Here are some issues the Coalition of Labor, Agriculture and Business, the nonprofit, nonpartisan organization I work for, is tracking on behalf of our community.
1. The redistricting of county supervisorial boundaries. This is for all the marbles, as drawing political boundaries is how politicians choose their voters.
The recently formed commission in charge of redistricting is already facing an issue that serves to threaten the independence of the commission. That is, Democratic Party operatives have put intense public pressure, replete with a disinformation campaign and skullduggery, on the commission seeking to induce them to hire an attorney of their choosing to guide the process.
This effort deleteriously affects the political and partisan independence of the commission. What’s more, the attorney of their choosing is actually not qualified to serve via the provisions of the ordinance that governs the process.
2. Continued advocacy to reopen our economy vis a vis the COVID lockdown. In my 30-year career as a government watchdog, this has been the single biggest government overreach and debacle we have ever witnessed.
It affected our economy and well-being across the board, not to mention increasing our national debt by 25%, and it completely decimated the separation and balance of powers in government. Moreover, it is the dominant issue on the county supervisors’ agenda every week, taking up one to two hours of their time and attention.
3. Known as the Regional Needs Housing Assessment, this state mandate, which has serious teeth, will require local jurisdictions to prove they have created the capacity, via planning/permit allocations, to build 24,000 housing units in Santa Barbara County. The majority of these units are slated to be built in the south county due to the jobs/housing imbalance. The options we have are “sprawl” or extremely high-density, highrise, stack-and-pack housing.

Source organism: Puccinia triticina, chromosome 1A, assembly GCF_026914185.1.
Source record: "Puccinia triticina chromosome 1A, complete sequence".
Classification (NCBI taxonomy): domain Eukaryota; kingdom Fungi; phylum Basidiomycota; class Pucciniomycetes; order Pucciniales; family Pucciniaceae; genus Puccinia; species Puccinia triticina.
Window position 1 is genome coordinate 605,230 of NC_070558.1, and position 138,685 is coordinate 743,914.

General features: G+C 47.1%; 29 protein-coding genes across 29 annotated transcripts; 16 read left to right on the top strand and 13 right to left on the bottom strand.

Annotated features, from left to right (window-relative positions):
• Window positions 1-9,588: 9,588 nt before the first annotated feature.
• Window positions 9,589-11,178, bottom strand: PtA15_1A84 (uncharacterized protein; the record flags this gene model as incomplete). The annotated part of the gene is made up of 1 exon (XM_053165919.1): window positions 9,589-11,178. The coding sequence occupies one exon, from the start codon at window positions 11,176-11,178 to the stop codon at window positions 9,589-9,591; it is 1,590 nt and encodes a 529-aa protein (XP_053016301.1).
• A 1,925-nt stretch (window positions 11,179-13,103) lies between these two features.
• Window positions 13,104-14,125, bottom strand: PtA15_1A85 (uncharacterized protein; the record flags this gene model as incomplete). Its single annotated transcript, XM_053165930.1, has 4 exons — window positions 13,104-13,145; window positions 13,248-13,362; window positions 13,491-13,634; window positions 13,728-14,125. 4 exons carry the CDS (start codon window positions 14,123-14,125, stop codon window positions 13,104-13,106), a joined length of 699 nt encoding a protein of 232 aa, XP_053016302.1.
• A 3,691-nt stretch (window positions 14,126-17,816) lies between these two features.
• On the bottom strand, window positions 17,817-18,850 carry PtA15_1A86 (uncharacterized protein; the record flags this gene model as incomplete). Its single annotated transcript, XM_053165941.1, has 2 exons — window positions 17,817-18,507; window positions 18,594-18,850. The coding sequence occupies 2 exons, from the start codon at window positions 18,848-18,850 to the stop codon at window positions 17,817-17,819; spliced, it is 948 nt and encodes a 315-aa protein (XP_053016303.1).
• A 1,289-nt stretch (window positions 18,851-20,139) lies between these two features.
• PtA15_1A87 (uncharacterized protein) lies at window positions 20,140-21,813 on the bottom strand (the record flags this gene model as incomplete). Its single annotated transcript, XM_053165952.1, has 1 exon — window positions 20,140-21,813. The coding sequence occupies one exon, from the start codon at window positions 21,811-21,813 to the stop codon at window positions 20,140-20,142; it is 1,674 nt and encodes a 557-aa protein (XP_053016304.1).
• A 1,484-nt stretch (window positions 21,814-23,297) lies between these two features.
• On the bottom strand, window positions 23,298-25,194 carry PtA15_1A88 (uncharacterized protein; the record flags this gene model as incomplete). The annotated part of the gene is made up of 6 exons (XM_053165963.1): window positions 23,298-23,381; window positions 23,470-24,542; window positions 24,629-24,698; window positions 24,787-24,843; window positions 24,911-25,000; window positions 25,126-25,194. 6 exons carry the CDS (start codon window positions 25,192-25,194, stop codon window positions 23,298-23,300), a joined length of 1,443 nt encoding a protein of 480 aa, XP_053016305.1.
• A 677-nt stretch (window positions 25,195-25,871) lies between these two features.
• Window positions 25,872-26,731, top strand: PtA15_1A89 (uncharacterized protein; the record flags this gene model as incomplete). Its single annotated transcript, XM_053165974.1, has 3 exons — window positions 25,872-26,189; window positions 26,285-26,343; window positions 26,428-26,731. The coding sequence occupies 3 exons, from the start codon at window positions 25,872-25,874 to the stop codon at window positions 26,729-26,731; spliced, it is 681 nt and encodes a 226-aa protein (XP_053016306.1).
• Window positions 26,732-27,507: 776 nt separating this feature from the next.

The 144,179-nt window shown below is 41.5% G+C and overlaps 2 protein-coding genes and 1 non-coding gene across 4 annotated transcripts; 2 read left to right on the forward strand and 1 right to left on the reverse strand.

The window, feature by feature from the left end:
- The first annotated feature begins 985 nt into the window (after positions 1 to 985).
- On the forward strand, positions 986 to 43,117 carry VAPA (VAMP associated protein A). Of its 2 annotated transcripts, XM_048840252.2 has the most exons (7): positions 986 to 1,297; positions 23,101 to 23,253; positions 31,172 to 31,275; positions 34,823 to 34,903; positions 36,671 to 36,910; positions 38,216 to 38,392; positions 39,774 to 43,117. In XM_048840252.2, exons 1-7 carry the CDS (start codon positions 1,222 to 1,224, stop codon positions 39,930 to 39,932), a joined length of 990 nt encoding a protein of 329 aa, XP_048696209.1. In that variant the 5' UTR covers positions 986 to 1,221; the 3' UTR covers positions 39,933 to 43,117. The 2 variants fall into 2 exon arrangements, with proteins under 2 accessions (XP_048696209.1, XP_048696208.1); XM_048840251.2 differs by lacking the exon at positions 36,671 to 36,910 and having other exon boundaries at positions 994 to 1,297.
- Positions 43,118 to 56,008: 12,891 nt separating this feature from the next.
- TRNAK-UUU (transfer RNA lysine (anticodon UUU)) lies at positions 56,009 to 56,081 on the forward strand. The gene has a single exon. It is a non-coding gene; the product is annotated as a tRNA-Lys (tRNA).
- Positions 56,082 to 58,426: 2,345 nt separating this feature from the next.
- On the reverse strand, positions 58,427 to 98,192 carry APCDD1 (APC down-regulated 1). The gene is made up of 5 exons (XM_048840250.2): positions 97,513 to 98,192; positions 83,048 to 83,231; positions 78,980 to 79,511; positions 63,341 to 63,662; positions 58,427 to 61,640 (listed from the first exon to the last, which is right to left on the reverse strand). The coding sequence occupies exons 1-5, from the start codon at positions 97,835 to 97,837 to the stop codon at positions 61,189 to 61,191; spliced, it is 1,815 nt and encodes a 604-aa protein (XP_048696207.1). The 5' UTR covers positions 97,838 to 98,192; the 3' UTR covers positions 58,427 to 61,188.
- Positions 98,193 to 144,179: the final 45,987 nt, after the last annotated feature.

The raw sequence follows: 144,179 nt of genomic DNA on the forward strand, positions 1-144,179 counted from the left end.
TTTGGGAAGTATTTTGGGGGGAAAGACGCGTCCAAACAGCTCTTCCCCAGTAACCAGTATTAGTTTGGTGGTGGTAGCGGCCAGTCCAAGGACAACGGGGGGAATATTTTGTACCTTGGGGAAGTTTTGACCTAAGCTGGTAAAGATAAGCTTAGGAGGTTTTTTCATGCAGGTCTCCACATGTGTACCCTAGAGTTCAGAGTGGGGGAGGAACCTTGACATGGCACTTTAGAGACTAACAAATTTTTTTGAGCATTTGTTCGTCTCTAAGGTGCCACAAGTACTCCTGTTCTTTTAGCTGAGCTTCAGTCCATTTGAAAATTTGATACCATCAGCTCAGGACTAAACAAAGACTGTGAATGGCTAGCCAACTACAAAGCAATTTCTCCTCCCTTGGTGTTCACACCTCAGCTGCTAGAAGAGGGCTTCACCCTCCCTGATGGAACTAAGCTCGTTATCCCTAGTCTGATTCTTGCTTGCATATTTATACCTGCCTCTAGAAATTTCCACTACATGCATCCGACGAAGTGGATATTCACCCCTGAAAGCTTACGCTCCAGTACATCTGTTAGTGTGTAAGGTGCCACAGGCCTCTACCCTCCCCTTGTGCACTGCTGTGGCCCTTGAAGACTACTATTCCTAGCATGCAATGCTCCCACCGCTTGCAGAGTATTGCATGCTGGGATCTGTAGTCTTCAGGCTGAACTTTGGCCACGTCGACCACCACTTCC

We are trying to educate the community that a couple of master-planned communities can actually enhance our quality of life. That is, the vast majority of the land in this county is zoned agriculture; thereby it is off limits to development. The truth is, developing some of this land that is not truly suitable for agriculture due to water, soil and gradient restraints, would be a better option than living in an urban jungle.
I am not a fan of this mandate because the state dumps the requirements on local communities without lifting a finger to help them deal with the impacts of the same.
Two of the biggest impacts have to do with traffic and water. And the state will neither send any money to accommodate the traffic on our streets and freeways, nor will it allocate more water to serve the development. This will put a tremendous strain on both urban and agricultural uses of water.
4. The war on oil and gas is manyfold. First, as it pertains to domestic production, there are many restrictions on permits for new oil and gas projects, as well as, existing operations. Second, as it pertains to consumption, there are several different ways the industry and its reliable and affordable supply chains are being undermined and eviscerated.
This includes the greenhouse gas regs and carbon auction credits in this state that will make production and consumption less and less affordable over time. Additionally, there is the impending ban on gas and diesel engine vehicles.
Finally, community choice energy programs serve to reject natural gas electricity generation for existing homes and businesses, and then there are the bans against natural gas hookups in new construction.
The problem here is that we simply don’t have the electricity supplies to go all electric across the spectrum and we never will. Renewable energy, in the form of wind and solar, takes up inordinate amounts of land, and they do not reliably produce 24/7. Just ask a Texan.
Andy Caldwell is the executive director of COLAB and host of “The Andy Caldwell Radio Show,” weekdays from 3-5 p.m., on News-Press Radio AM 1290.